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Is Creationism a Barrier to Faith?9 min read

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creationismA CBS Poll published Oct 23, 2005 shows that most Americans believe in, *gasp*, special creation.  Buahahaha!  Silly evolutionists – either Americans are a bunch of boobs, or you are… hmmmm.

  • God created humans in present form –  51%
  • Humans evolved, God guided the process – 30%
  • Humans evolved, God did not guide process – 15%
What’s even more interesting, however, is the huge amount of people who believe one can believe in both God and evolution – 90%.   So if all those people can believe in evolution and God, why do we push creationism?  Why not just leave it alone instead of creating a barrier to faith, by adding something else they must believe along with the gospel?

That excellent question was posed by my current carpool buddy.  I have these responses:

1. We must be careful not to make creationism, or any other non-essential doctrine a barrier to faith.

Receive one who is weak in the faith, but not to disputes over doubtful things.  – Romans 14:1

This warning is to Christians regarding unbelievers or new Christians – with those new to faith and/or weak in faith, we should be careful not to confuse them or introduce more complex or doubtful ideas about what faith is before they are ready.  They must first have a good foundation of the essentials of faith before moving on to less central ideas.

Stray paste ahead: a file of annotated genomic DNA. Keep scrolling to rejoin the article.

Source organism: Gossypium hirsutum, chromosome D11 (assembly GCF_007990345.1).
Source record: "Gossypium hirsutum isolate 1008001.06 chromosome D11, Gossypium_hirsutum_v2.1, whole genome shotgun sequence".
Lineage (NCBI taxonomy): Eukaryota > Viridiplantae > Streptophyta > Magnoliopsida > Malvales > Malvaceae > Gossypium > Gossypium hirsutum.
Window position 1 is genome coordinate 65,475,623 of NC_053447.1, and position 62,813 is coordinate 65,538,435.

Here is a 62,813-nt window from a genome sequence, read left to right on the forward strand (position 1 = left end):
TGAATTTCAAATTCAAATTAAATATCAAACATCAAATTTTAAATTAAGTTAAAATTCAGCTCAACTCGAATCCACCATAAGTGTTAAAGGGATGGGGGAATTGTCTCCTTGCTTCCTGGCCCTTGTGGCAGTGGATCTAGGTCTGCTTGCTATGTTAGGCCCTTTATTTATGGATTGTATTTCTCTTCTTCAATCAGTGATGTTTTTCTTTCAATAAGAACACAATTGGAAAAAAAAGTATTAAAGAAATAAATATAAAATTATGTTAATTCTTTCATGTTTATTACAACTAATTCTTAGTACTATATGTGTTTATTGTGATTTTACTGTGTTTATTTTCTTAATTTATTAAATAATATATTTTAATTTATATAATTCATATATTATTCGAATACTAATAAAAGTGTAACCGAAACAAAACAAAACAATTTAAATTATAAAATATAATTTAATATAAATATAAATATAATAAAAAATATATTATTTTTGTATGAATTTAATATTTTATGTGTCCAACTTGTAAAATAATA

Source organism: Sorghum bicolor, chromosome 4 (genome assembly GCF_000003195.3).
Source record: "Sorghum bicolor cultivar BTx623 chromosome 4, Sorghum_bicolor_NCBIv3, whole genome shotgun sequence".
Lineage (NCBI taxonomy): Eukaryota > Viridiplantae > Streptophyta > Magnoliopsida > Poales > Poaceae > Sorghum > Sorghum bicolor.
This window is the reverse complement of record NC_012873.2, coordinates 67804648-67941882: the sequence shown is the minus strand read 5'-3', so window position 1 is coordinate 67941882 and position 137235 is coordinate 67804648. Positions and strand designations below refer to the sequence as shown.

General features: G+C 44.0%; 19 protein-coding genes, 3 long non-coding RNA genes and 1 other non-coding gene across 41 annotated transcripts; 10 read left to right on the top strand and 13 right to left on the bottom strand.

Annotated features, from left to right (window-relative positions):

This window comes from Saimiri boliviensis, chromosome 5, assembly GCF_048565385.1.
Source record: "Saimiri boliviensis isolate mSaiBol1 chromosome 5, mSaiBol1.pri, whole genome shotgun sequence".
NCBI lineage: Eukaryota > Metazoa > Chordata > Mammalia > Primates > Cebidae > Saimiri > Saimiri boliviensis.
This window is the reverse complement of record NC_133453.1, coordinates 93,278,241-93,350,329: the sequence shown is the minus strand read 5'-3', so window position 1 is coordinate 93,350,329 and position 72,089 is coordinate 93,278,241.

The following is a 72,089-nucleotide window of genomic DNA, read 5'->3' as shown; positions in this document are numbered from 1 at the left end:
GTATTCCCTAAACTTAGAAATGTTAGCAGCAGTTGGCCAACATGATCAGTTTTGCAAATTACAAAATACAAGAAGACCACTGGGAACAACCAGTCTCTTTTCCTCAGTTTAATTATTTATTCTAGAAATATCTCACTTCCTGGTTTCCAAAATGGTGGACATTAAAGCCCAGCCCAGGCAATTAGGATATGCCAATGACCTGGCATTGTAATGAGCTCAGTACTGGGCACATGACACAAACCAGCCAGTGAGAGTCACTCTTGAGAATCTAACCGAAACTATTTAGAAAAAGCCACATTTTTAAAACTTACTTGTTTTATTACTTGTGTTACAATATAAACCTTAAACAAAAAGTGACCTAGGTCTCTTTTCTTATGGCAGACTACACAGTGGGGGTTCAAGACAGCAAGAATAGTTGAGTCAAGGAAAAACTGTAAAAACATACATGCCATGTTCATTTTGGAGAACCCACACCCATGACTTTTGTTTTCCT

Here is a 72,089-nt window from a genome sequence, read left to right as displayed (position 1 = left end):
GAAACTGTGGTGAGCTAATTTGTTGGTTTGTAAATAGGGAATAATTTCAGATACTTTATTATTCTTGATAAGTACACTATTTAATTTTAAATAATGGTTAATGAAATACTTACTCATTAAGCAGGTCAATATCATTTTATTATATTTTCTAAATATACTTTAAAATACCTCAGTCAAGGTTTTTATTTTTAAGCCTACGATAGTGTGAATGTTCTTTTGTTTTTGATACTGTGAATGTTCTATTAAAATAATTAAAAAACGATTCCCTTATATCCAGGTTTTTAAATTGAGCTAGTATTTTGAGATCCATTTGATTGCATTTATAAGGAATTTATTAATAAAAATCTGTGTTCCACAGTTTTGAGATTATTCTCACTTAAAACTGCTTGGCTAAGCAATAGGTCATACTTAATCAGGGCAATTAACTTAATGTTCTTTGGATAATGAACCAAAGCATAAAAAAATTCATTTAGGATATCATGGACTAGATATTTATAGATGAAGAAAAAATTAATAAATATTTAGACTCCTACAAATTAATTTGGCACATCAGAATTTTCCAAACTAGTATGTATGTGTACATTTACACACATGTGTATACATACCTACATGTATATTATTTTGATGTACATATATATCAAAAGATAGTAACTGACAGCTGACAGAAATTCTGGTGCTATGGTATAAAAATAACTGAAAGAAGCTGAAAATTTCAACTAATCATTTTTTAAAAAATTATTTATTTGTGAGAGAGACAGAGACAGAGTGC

This is especially true because most, if not all of us who come to faith in Jesus have spent our life till then soaked in worldly, unbiblical views which are deeply embedded in our thinking and habits.  It takes time to undo them, and we can’t expect to undo all of our twisted thinking, often wrapped up with damaged emotions, before accepting the gospel.  Once we invite God into our lives, we can begin the processes of sanctification, transformation, and healing from the inside out.

We must remember the adage:

In the essentials, charity
In the non-essentials, liberty
In all things, charity

We need to allow one another liberty in non-essential doctrines.  However, this does not mean that a simplistic view of the gospel is our only concern.

2. We must teach and show Christians that faith is about all of life, not just one’s “personal relationship w/ God.”

Christianity is more than a pocket religion that assures us that God is happy with us.  It is a full-orbed, integrated world view that allows us to operate our entire lives with consistent principles, logic, and reasoning.  It has immense wisdom regarding finances, relationships, work, civil government, art, and any other endeavor we might engage in.  This is because, as Nancy Pearcey put it so excellently in her award winning book Total Truth: